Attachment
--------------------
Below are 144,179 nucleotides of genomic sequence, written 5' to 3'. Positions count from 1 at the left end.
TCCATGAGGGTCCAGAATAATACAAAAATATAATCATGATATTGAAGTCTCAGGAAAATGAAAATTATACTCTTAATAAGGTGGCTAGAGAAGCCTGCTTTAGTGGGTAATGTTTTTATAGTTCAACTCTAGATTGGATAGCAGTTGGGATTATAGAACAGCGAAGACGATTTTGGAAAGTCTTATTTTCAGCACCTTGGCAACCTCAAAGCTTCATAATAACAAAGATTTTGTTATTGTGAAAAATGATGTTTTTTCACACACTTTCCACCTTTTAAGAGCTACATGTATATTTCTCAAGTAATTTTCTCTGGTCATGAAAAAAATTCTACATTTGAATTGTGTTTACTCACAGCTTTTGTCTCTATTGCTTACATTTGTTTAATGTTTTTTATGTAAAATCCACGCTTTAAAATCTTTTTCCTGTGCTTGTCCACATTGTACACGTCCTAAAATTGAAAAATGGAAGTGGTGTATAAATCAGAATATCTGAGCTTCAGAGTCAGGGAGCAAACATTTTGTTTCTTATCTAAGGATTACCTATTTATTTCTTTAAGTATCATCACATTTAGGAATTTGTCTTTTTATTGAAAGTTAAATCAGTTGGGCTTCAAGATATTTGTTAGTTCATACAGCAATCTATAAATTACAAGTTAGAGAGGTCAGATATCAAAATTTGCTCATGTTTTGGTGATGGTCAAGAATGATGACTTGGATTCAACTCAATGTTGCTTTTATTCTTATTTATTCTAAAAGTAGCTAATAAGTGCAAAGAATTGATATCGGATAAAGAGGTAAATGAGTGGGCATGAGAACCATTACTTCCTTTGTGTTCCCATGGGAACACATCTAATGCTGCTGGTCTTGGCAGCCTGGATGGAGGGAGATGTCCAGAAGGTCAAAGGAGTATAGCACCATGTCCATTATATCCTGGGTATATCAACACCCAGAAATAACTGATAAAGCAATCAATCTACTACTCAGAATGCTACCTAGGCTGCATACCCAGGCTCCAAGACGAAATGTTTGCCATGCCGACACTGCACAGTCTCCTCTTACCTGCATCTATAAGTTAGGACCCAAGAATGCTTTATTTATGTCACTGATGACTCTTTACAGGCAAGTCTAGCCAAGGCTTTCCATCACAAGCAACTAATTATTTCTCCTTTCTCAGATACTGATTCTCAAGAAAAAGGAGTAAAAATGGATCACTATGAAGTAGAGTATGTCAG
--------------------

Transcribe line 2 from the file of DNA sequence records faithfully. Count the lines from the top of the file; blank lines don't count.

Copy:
TCCATGAGGGTCCAGAATAATACAAAAATATAATCATGATATTGAAGTCTCAGGAAAATGAAAATTATACTCTTAATAAGGTGGCTAGAGAAGCCTGCTTTAGTGGGTAATGTTTTTATAGTTCAACTCTAGATTGGATAGCAGTTGGGATTATAGAACAGCGAAGACGATTTTGGAAAGTCTTATTTTCAGCACCTTGGCAACCTCAAAGCTTCATAATAACAAAGATTTTGTTATTGTGAAAAATGATGTTTTTTCACACACTTTCCACCTTTTAAGAGCTACATGTATATTTCTCAAGTAATTTTCTCTGGTCATGAAAAAAATTCTACATTTGAATTGTGTTTACTCACAGCTTTTGTCTCTATTGCTTACATTTGTTTAATGTTTTTTATGTAAAATCCACGCTTTAAAATCTTTTTCCTGTGCTTGTCCACATTGTACACGTCCTAAAATTGAAAAATGGAAGTGGTGTATAAATCAGAATATCTGAGCTTCAGAGTCAGGGAGCAAACATTTTGTTTCTTATCTAAGGATTACCTATTTATTTCTTTAAGTATCATCACATTTAGGAATTTGTCTTTTTATTGAAAGTTAAATCAGTTGGGCTTCAAGATATTTGTTAGTTCATACAGCAATCTATAAATTACAAGTTAGAGAGGTCAGATATCAAAATTTGCTCATGTTTTGGTGATGGTCAAGAATGATGACTTGGATTCAACTCAATGTTGCTTTTATTCTTATTTATTCTAAAAGTAGCTAATAAGTGCAAAGAATTGATATCGGATAAAGAGGTAAATGAGTGGGCATGAGAACCATTACTTCCTTTGTGTTCCCATGGGAACACATCTAATGCTGCTGGTCTTGGCAGCCTGGATGGAGGGAGATGTCCAGAAGGTCAAAGGAGTATAGCACCATGTCCATTATATCCTGGGTATATCAACACCCAGAAATAACTGATAAAGCAATCAATCTACTACTCAGAATGCTACCTAGGCTGCATACCCAGGCTCCAAGACGAAATGTTTGCCATGCCGACACTGCACAGTCTCCTCTTACCTGCATCTATAAGTTAGGACCCAAGAATGCTTTATTTATGTCACTGATGACTCTTTACAGGCAAGTCTAGCCAAGGCTTTCCATCACAAGCAACTAATTATTTCTCCTTTCTCAGATACTGATTCTCAAGAAAAAGGAGTAAAAATGGATCACTATGAAGTAGAGTATGTCAG